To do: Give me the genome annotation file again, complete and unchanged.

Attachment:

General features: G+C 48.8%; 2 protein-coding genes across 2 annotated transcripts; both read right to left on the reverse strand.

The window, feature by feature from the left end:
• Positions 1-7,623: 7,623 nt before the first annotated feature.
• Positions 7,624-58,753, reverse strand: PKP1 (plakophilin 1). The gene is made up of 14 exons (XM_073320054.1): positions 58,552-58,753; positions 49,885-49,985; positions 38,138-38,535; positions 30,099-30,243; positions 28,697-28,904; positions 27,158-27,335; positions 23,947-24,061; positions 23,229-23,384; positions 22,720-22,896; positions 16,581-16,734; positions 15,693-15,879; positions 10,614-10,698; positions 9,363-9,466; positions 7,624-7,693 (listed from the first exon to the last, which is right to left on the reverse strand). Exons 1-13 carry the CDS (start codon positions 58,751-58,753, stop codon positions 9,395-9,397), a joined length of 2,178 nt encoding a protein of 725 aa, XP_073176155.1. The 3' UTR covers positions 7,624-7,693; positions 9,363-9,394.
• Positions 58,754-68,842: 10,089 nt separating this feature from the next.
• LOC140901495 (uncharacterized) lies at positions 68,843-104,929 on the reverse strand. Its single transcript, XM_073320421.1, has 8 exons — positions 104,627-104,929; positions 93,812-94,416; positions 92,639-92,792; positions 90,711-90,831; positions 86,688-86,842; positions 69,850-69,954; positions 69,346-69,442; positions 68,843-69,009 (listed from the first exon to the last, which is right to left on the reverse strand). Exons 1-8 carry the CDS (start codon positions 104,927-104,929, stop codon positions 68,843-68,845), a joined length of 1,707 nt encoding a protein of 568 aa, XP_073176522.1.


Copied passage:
General features: G+C 48.8%; 2 protein-coding genes across 2 annotated transcripts; both read right to left on the reverse strand.

The window, feature by feature from the left end:
• Positions 1-7,623: 7,623 nt before the first annotated feature.
• Positions 7,624-58,753, reverse strand: PKP1 (plakophilin 1). The gene is made up of 14 exons (XM_073320054.1): positions 58,552-58,753; positions 49,885-49,985; positions 38,138-38,535; positions 30,099-30,243; positions 28,697-28,904; positions 27,158-27,335; positions 23,947-24,061; positions 23,229-23,384; positions 22,720-22,896; positions 16,581-16,734; positions 15,693-15,879; positions 10,614-10,698; positions 9,363-9,466; positions 7,624-7,693 (listed from the first exon to the last, which is right to left on the reverse strand). Exons 1-13 carry the CDS (start codon positions 58,751-58,753, stop codon positions 9,395-9,397), a joined length of 2,178 nt encoding a protein of 725 aa, XP_073176155.1. The 3' UTR covers positions 7,624-7,693; positions 9,363-9,394.
• Positions 58,754-68,842: 10,089 nt separating this feature from the next.
• LOC140901495 (uncharacterized) lies at positions 68,843-104,929 on the reverse strand. Its single transcript, XM_073320421.1, has 8 exons — positions 104,627-104,929; positions 93,812-94,416; positions 92,639-92,792; positions 90,711-90,831; positions 86,688-86,842; positions 69,850-69,954; positions 69,346-69,442; positions 68,843-69,009 (listed from the first exon to the last, which is right to left on the reverse strand). Exons 1-8 carry the CDS (start codon positions 104,927-104,929, stop codon positions 68,843-68,845), a joined length of 1,707 nt encoding a protein of 568 aa, XP_073176522.1.